Now that I’ve been working full-time for a year, I can reflect on this new habit and how I’ve incorporated it into my daily work schedule.  It’s definitely easier to get outside when I’m in Providence as opposed to the other courthouses around the state.  I prefer fresh, local apples that are in season.  And when I couldn’t get apples, I’ve been able to enjoy smoothies on my walks as well.

Now that autumn is around the corner and it is officially apple season in New England, I’m ready to restart my apple break habit.  I can’t wait to visit the farmer’s market and stock up on crispy, fresh apples.  My 15-minute break will be more pleasurable.  It is a true break in the literal sense.  I’m away from my desk, moving my body, and invigorating my senses while eating delicious fruit.  Then I’m ready to tackle whatever challenges may come my way.

self-care

The Placeholder

A week ago my favorite radio channel was sold. I had listened to WBRU since I was a teenager.  Every car I ever owned had 95.5 as a preset.  Now I didn’t dare to press it for fear of hearing the contemporary Christian station that bought it.

Yesterday I was tuning my radio to see what other channels are out there. I had become accustomed to my six presets that it had been many years since I last checked.  I found a station playing Bob Marley.  I immediately set the preset.  As I continued on my commute to work, my newfound station seemed to fade.  There was no static, just silence.

Today I realized that I don’t have to fill the void WBRU left immediately. That silent channel can be a placeholder while I wait to find a new radio station that resonates with me.  And if I press it accidentally, I no longer have to worry about feeling sad or angry that my favorite 95.5 WBRU is no longer there.  In the meantime, I can continue to listen around and expand my listening repertoire.

Sometimes we get complacent or we feel stuck in a rut. And an outside force removes us from our comfort zone.  Today I’m going to keep an open mind and use this placeholder as an opportunity to expand my listening horizon and see what else is out there.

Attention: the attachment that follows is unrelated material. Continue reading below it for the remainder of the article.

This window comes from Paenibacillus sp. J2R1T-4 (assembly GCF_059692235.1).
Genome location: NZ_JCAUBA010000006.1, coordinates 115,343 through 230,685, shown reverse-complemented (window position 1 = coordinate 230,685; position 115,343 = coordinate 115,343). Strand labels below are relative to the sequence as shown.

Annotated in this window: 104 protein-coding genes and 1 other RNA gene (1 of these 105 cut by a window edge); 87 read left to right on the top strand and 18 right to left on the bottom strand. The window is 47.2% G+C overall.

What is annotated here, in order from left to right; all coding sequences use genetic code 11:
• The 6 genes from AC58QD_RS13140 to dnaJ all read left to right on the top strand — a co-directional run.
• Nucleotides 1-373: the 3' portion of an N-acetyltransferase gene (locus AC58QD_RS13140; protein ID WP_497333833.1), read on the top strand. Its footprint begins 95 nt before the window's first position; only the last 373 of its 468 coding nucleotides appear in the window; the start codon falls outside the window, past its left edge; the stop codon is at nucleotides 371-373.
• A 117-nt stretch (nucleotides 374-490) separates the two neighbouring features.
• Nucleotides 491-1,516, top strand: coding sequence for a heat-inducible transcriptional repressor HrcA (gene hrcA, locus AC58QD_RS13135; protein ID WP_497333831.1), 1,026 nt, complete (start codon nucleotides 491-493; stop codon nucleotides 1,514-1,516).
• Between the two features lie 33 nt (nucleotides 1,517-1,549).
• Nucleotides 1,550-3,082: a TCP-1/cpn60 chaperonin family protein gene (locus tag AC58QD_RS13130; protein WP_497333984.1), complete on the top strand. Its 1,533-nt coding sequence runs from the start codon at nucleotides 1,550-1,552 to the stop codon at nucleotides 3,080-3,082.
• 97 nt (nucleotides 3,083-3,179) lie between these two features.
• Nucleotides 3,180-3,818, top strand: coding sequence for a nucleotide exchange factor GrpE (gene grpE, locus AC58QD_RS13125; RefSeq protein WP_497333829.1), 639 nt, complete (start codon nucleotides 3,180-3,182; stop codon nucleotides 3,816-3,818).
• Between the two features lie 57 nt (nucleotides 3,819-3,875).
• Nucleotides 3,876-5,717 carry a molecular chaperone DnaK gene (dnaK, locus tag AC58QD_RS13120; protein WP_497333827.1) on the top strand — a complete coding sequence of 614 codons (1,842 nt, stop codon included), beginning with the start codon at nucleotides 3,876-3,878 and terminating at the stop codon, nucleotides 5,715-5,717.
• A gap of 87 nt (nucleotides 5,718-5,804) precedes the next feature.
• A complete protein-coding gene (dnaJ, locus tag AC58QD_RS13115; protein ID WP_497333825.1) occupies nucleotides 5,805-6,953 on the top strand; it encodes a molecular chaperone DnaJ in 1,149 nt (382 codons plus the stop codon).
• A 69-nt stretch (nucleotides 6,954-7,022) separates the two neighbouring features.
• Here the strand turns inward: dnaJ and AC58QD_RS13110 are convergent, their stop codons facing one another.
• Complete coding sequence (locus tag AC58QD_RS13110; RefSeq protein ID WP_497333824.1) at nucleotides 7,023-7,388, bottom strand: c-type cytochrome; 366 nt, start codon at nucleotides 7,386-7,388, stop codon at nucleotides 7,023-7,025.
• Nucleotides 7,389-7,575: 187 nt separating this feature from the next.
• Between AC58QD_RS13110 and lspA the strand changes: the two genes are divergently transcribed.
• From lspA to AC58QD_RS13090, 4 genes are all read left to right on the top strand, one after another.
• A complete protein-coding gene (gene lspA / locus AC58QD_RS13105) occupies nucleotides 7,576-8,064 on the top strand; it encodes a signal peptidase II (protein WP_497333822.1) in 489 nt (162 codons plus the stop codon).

self-care

I’m tired of living in fear

We are all connected.  And the speed of information has advanced our society into a global community.  You want to learn about X?  What does Google say?  Information is literally at your fingertips if you happen to own a smartphone.  And knowledge is power.

Even though my family got rid of cable years ago, we still have access to the news from our phones and apps on our TV console. I love that we can choose what to watch when we want to.  But we do channel surf through YouTube and you can’t escape the collective fear that is ever present.  The recent tragic events and acts of violence have pulled at my heart.

I love working in Providence. It’s a city rich in history and I’m proud to be a native Rhode Islander.  It’s a beautiful city to walk around:  the Brown University campus, the financial and downtown districts, and historic Benefit Street.  But I’m tired of living in fear.  If a car comes racing by or a strange box truck is around, I tense up and anxiety takes control.  My leisurely walk is interrupted and I’m terrified for a moment, especially if I’m around city hall or a federal building.  It never used to be this way.  Fear never played such a prominent role.  I started working full-time a little over a year ago.  And I loved the city.  I drank in the architecture, the people on their way to work, students walking to class, and the waterfront.  It was a welcome sight.

But over these last few months, the anxiety has been building. Yesterday as I was walking to the parking garage, a box truck stopped right in the middle of the street and began to back up.  Normally this wouldn’t have been an issue.  There’s construction everywhere and the street was a one-way.  But the truck seemed to be backing up and keeping  in pace with me as I walked.  Cars behind the truck began to honk, and it seemed like the truck was going to back up regardless of traffic.  This odd behavior made my anxiety soar.  I started to run, and all I could hear was the incessant “beep, beep, beep” as it continued to reverse.  I had the worst panic attack.  I feared it was going to blow up right then and there next to the financial district.  I had visions of me getting into the garage on the fifth floor and being toppled over by the above floors during the explosion.  I couldn’t wait to get out of that garage.

Once I got behind the wheel and started to exit, I shouted, “I’m tired of being afraid! I’m tired of living in fear!  I’m tired of freaking out over a truck!  I just want to be able to walk in peace without feeling terrorized!”

I don’t have an answer during these crippling moments. I just try to deepen my breath.  I remind myself that meditation helps ground me and I should meditate more and journal more.  Events will happen that are beyond my control.  And one thing I can control is my breath.

How do you bring calm when you’re feeling anxious or overwhelmed?